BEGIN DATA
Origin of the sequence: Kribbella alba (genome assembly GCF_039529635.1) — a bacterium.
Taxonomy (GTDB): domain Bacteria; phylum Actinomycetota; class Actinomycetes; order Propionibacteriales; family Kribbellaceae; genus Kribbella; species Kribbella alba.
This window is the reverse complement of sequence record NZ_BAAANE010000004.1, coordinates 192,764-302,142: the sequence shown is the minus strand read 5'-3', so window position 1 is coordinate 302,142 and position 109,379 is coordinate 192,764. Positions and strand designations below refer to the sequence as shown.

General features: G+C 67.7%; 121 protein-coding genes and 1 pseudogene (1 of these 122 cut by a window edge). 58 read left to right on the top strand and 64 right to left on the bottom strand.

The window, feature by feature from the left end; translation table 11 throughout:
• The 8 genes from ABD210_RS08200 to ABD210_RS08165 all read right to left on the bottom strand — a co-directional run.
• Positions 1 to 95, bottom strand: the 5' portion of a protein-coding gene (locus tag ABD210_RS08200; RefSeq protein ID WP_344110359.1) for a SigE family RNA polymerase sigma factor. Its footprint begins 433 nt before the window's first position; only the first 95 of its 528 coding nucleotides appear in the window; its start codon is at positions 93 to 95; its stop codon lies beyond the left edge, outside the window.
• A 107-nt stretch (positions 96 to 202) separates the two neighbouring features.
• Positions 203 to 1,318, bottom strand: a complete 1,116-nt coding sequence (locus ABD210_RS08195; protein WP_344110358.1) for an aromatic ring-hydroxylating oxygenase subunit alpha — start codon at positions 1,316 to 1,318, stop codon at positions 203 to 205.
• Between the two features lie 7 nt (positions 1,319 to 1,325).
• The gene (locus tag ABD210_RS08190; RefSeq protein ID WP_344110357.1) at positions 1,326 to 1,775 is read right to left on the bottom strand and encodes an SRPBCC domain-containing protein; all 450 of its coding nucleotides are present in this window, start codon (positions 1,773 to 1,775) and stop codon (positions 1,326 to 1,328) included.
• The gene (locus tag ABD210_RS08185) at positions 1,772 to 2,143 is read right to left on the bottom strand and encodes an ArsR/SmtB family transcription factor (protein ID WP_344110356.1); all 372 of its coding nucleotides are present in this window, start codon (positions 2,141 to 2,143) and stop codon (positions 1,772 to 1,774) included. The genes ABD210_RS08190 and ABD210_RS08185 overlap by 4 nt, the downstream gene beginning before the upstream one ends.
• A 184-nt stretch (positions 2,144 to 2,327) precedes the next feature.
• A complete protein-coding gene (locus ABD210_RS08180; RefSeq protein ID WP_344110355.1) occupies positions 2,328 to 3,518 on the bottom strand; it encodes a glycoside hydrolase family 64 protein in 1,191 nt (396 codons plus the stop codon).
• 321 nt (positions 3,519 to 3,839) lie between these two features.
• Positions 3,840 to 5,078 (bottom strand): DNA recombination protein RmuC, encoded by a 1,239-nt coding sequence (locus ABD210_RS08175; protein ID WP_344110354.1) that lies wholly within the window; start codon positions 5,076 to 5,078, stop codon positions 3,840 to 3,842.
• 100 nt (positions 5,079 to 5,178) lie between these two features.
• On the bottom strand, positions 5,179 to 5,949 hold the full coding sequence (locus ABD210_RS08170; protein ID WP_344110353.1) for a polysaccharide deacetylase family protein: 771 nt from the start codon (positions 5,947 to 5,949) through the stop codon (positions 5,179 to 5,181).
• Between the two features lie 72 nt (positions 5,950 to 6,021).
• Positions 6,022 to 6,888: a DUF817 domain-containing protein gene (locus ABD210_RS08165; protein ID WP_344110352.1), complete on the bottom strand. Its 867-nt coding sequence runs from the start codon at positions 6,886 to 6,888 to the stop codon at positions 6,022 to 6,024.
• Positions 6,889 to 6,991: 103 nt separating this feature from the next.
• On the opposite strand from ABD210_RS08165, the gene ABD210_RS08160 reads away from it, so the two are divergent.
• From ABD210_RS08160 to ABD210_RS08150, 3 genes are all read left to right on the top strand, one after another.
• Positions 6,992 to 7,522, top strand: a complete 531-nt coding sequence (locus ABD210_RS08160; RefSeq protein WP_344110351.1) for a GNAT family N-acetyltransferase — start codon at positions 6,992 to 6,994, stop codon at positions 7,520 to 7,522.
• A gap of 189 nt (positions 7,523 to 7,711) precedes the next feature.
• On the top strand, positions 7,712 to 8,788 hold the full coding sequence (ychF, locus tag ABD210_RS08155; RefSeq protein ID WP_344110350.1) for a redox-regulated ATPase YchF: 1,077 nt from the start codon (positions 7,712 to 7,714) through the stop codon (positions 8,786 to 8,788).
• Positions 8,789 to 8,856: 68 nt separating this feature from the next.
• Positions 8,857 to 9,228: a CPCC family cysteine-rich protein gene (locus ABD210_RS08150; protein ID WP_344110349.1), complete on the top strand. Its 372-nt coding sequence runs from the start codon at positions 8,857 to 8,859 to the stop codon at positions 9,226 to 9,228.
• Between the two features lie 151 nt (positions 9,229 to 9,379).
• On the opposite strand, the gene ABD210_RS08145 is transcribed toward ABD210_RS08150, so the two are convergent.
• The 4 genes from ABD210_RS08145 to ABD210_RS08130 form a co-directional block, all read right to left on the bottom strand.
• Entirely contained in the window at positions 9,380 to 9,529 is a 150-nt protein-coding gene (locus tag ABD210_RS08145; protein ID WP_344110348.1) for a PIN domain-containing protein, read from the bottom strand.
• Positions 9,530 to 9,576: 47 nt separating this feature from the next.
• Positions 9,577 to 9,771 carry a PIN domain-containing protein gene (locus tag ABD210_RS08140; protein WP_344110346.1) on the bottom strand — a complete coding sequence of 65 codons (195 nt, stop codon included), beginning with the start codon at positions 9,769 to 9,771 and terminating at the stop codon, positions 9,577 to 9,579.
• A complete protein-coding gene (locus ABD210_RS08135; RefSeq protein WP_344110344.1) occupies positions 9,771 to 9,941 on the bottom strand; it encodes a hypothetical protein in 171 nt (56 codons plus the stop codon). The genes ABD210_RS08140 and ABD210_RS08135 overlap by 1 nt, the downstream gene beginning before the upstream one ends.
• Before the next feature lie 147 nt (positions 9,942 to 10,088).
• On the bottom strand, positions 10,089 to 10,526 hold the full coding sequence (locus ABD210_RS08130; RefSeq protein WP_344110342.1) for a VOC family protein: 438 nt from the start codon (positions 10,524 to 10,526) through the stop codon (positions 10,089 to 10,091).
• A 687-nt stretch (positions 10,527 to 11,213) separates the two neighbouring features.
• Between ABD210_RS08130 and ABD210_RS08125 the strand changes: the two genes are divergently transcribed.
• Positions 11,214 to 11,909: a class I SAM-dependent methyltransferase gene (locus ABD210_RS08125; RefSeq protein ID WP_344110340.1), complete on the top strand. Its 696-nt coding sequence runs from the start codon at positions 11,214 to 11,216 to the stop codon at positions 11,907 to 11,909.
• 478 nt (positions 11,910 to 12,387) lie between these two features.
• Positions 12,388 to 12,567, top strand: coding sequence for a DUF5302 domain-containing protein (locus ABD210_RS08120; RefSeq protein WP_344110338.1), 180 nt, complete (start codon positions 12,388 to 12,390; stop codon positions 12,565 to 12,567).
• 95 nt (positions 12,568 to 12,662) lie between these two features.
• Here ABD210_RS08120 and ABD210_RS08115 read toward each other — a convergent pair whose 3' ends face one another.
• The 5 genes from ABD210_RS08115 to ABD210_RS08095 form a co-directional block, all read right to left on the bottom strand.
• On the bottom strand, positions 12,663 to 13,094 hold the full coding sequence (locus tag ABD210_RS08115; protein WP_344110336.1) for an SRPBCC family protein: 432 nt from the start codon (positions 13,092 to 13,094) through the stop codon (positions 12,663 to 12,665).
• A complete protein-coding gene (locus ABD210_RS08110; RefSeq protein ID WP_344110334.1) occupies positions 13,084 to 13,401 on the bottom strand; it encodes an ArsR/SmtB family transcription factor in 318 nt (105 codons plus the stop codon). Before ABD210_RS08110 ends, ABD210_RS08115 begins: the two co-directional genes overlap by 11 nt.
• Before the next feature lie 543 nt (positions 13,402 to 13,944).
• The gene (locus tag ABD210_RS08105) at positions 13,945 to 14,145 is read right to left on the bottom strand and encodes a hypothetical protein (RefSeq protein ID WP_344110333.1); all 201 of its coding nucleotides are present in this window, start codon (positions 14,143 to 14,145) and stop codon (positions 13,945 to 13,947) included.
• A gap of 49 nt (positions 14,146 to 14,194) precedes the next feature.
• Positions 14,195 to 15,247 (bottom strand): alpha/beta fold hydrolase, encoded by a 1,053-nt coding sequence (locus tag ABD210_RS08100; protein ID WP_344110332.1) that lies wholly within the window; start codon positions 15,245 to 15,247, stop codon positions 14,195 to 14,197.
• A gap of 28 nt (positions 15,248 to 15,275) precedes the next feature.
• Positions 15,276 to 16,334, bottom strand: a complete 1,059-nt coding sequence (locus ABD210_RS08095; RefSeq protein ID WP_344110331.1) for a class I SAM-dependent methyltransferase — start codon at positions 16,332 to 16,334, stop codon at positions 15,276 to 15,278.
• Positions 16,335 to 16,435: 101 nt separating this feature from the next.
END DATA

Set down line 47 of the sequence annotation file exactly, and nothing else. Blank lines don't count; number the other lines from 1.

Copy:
• A complete protein-coding gene (locus ABD210_RS08110; RefSeq protein ID WP_344110334.1) occupies positions 13,084 to 13,401 on the bottom strand; it encodes an ArsR/SmtB family transcription factor in 318 nt (105 codons plus the stop codon). Before ABD210_RS08110 ends, ABD210_RS08115 begins: the two co-directional genes overlap by 11 nt.